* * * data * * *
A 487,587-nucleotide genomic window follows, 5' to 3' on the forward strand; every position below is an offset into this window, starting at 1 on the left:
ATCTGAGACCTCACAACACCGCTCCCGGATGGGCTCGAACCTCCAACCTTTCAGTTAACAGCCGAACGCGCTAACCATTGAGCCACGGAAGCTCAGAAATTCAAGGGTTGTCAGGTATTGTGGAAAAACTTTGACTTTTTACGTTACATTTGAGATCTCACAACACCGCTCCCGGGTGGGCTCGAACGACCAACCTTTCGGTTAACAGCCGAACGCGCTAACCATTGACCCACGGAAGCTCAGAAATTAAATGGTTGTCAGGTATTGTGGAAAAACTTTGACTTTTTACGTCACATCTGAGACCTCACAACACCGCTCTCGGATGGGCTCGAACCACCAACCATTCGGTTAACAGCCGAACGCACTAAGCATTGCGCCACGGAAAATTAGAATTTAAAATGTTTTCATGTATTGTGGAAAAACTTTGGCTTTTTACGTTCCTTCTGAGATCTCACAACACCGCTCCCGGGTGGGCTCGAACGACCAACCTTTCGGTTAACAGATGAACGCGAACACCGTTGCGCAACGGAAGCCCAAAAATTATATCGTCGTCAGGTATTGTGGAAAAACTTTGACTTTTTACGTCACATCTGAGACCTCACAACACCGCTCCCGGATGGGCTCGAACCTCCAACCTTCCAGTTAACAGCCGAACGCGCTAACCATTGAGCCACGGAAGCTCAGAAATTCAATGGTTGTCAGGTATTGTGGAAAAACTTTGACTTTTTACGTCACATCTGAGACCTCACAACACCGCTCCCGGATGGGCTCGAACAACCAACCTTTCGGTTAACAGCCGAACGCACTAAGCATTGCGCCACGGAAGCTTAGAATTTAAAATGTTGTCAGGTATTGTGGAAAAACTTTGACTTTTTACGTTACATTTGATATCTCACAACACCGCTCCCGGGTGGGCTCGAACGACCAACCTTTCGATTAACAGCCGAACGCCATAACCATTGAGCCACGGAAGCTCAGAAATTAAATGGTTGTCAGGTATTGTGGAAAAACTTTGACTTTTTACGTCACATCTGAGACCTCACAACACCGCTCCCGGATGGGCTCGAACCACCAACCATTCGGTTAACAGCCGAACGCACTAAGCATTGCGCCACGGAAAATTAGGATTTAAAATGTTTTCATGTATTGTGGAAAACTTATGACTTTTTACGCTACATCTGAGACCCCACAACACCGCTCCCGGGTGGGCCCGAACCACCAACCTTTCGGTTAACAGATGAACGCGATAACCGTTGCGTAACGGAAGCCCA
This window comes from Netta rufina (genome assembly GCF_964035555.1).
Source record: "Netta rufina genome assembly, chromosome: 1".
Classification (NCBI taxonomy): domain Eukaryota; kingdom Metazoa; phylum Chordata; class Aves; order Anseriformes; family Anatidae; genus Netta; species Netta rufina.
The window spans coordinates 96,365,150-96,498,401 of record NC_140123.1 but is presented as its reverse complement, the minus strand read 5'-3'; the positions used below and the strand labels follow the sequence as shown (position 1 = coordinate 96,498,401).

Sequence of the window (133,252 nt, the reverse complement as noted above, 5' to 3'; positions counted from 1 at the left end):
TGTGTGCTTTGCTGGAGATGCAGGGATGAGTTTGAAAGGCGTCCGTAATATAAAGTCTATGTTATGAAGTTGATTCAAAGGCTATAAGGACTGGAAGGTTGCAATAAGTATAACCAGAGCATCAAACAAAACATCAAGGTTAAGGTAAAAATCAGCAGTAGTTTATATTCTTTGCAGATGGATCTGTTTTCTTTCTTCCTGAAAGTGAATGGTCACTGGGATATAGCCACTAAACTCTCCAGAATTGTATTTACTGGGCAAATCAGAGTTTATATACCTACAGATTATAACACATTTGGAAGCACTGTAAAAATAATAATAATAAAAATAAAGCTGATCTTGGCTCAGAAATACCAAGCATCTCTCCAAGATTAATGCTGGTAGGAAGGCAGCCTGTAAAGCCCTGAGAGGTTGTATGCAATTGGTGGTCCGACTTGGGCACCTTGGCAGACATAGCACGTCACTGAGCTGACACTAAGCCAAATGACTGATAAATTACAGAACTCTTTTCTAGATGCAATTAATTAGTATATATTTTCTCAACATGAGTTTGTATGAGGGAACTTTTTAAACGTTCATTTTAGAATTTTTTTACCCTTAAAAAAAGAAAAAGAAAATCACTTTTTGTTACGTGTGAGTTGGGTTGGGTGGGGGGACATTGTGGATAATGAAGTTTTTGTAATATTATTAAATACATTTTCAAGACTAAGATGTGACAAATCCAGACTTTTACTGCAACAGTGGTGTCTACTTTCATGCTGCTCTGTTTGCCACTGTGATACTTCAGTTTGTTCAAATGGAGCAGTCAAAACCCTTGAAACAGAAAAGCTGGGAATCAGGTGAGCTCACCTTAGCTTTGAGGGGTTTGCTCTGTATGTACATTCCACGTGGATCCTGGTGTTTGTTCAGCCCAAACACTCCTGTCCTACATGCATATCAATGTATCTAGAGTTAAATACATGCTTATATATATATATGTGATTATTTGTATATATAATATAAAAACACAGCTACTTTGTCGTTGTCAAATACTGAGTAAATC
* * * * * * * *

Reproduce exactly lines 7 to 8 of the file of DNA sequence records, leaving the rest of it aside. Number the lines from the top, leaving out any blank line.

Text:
Sequence of the window (133,252 nt, the reverse complement as noted above, 5' to 3'; positions counted from 1 at the left end):
TGTGTGCTTTGCTGGAGATGCAGGGATGAGTTTGAAAGGCGTCCGTAATATAAAGTCTATGTTATGAAGTTGATTCAAAGGCTATAAGGACTGGAAGGTTGCAATAAGTATAACCAGAGCATCAAACAAAACATCAAGGTTAAGGTAAAAATCAGCAGTAGTTTATATTCTTTGCAGATGGATCTGTTTTCTTTCTTCCTGAAAGTGAATGGTCACTGGGATATAGCCACTAAACTCTCCAGAATTGTATTTACTGGGCAAATCAGAGTTTATATACCTACAGATTATAACACATTTGGAAGCACTGTAAAAATAATAATAATAAAAATAAAGCTGATCTTGGCTCAGAAATACCAAGCATCTCTCCAAGATTAATGCTGGTAGGAAGGCAGCCTGTAAAGCCCTGAGAGGTTGTATGCAATTGGTGGTCCGACTTGGGCACCTTGGCAGACATAGCACGTCACTGAGCTGACACTAAGCCAAATGACTGATAAATTACAGAACTCTTTTCTAGATGCAATTAATTAGTATATATTTTCTCAACATGAGTTTGTATGAGGGAACTTTTTAAACGTTCATTTTAGAATTTTTTTACCCTTAAAAAAAGAAAAAGAAAATCACTTTTTGTTACGTGTGAGTTGGGTTGGGTGGGGGGACATTGTGGATAATGAAGTTTTTGTAATATTATTAAATACATTTTCAAGACTAAGATGTGACAAATCCAGACTTTTACTGCAACAGTGGTGTCTACTTTCATGCTGCTCTGTTTGCCACTGTGATACTTCAGTTTGTTCAAATGGAGCAGTCAAAACCCTTGAAACAGAAAAGCTGGGAATCAGGTGAGCTCACCTTAGCTTTGAGGGGTTTGCTCTGTATGTACATTCCACGTGGATCCTGGTGTTTGTTCAGCCCAAACACTCCTGTCCTACATGCATATCAATGTATCTAGAGTTAAATACATGCTTATATATATATATGTGATTATTTGTATATATAATATAAAAACACAGCTACTTTGTCGTTGTCAAATACTGAGTAAATC